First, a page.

¶8 The county attorney contends that the complaint failed to state 'good cause' for the nonappearance of the Lodge before the county board of equalization under such statute. He asserts that the Lodge was bound in law to know that the assessor was required to place all conditionally exempt property on the assessment roll, and that he was without power to determine a claim of conditional exemption. He argues that the Lodge was, therefore, charged with knowledge that the building, which had been on the tax rolls for 1940, would be on the assessment roll for 1941 to be transmitted to the county board of equalization, and he asserts that the allegations of the complaint that the proceeds of the building were devoted to charitable purposes and that the property was exempt, were but legal conclusions, and were not factual statements of 'good cause' for failure to attend the meeting of the county board of equalization.
¶9 We are of the opinion, and hold, that the complaint was sufficient under the provisions of section 184d above. The argument of the county attorney limits too narrowly the meaning of the words 'good cause.' Viewing our taxing statutes as a whole, it is apparent that the Legislature has intended to provide every property owner an opportunity to be heard on his claim of exemption. The forum ordinarily provided, and which should ordinarily be resorted to, is the county board of equalization, but the Legislature realized that circumstances would sometimes arise which in fairness should excuse a property owner for not having attended the meeting of such board, and provided that in such cases application for relief might be made to the board of county commissioners. It must be borne in mind that one of the circumstances alleged was the lack of official notice required to be given by Chap. 115, S.L.1933, which was in effect at the time of the assessment, and the terms of which applied to property arbitrarily assessed in the absence of a return by the owner. In re Moore, 182 Okl. 330, 77 P.2d 676.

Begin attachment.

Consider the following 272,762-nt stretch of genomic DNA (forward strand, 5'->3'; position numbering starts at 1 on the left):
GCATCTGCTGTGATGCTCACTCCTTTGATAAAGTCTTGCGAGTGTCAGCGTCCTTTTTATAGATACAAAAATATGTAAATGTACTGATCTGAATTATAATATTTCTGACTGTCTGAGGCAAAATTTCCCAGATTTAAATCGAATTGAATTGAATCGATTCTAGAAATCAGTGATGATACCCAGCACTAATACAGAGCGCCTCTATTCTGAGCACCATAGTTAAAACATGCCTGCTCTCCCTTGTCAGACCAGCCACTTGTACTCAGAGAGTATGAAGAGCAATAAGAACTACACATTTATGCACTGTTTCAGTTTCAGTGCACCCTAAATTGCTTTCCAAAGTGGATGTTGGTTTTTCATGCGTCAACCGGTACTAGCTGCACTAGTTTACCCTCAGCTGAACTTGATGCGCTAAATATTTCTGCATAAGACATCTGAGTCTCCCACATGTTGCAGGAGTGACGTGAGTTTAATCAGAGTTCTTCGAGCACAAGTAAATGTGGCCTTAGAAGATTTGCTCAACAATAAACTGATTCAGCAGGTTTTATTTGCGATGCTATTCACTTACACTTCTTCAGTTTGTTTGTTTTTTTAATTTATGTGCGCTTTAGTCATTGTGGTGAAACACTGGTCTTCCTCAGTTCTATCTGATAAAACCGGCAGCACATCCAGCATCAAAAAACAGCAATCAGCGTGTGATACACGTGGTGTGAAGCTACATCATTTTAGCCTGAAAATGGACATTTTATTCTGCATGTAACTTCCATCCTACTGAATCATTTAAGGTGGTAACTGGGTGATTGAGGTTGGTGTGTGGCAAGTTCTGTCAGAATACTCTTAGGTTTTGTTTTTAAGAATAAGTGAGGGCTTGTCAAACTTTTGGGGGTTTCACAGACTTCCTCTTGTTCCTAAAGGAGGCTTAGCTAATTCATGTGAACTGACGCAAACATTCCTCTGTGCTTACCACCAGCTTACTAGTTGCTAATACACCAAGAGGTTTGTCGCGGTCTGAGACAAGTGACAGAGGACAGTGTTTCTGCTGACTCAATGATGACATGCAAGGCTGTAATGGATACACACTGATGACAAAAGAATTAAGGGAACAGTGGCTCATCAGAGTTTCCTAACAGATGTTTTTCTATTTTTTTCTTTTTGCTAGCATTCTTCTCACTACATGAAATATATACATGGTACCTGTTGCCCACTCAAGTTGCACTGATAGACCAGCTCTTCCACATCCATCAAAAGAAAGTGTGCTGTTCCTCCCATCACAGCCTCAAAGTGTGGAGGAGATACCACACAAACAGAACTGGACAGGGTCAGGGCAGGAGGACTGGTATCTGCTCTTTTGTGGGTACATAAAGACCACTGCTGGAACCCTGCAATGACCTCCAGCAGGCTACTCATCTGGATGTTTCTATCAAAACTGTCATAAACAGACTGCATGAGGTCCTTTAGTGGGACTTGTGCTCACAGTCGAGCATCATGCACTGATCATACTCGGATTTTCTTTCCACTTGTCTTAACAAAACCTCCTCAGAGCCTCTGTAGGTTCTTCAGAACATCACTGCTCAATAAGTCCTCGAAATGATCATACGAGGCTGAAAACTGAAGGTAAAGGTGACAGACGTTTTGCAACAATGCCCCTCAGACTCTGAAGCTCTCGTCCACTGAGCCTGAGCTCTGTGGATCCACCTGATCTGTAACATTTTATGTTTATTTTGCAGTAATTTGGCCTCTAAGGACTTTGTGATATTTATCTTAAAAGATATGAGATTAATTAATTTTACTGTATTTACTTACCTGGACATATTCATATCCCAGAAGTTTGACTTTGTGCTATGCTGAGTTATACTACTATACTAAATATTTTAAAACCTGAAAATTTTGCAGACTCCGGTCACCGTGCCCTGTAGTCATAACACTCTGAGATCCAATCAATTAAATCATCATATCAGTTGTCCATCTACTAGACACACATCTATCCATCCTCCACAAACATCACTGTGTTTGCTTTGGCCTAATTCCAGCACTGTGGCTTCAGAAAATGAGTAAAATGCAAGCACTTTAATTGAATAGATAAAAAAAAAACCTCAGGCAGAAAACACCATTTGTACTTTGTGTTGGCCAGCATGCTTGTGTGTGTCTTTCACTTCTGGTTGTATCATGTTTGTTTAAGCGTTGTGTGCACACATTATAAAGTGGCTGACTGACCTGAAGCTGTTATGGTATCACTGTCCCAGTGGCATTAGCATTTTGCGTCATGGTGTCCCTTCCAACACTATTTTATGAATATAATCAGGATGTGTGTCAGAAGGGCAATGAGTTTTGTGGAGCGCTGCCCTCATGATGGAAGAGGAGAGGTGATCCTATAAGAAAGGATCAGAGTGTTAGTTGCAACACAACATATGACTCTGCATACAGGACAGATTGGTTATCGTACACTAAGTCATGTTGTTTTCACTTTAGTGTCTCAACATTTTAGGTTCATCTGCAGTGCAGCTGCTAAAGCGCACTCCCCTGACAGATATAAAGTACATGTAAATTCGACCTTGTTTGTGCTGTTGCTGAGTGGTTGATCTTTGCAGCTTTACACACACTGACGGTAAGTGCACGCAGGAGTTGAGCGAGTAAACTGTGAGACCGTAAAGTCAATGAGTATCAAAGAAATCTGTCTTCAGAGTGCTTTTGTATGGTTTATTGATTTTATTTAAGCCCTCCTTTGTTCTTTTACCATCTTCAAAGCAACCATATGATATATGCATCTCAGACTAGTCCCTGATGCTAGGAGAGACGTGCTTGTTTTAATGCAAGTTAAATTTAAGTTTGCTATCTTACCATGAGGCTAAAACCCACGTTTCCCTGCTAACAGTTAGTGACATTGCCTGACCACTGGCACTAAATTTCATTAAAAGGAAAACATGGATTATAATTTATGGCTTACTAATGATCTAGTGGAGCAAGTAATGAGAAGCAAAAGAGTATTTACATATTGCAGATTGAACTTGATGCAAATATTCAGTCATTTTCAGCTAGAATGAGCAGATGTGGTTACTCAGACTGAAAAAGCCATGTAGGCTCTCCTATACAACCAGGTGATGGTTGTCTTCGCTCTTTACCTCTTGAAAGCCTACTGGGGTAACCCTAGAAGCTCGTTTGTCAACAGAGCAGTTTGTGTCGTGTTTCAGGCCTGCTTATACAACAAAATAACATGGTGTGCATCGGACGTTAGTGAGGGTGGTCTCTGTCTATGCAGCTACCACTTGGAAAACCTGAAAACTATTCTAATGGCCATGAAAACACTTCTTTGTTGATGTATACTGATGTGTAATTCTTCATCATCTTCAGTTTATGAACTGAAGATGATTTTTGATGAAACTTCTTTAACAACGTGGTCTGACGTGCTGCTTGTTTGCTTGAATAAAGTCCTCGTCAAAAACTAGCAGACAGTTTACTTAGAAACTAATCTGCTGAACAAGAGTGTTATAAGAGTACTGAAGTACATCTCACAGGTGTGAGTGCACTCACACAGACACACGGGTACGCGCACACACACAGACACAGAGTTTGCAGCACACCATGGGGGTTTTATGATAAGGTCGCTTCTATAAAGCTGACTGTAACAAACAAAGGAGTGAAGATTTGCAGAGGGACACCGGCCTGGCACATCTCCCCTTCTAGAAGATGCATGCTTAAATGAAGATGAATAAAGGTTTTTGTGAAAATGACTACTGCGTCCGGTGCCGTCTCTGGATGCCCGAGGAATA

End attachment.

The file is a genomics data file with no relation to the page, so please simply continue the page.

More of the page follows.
¶10 In view of our decision we need not pass upon the contention of the Lodge that the complaint also conferred jurisdiction on the Board of County Commissioners under 68 O.S.1941 § 15.56.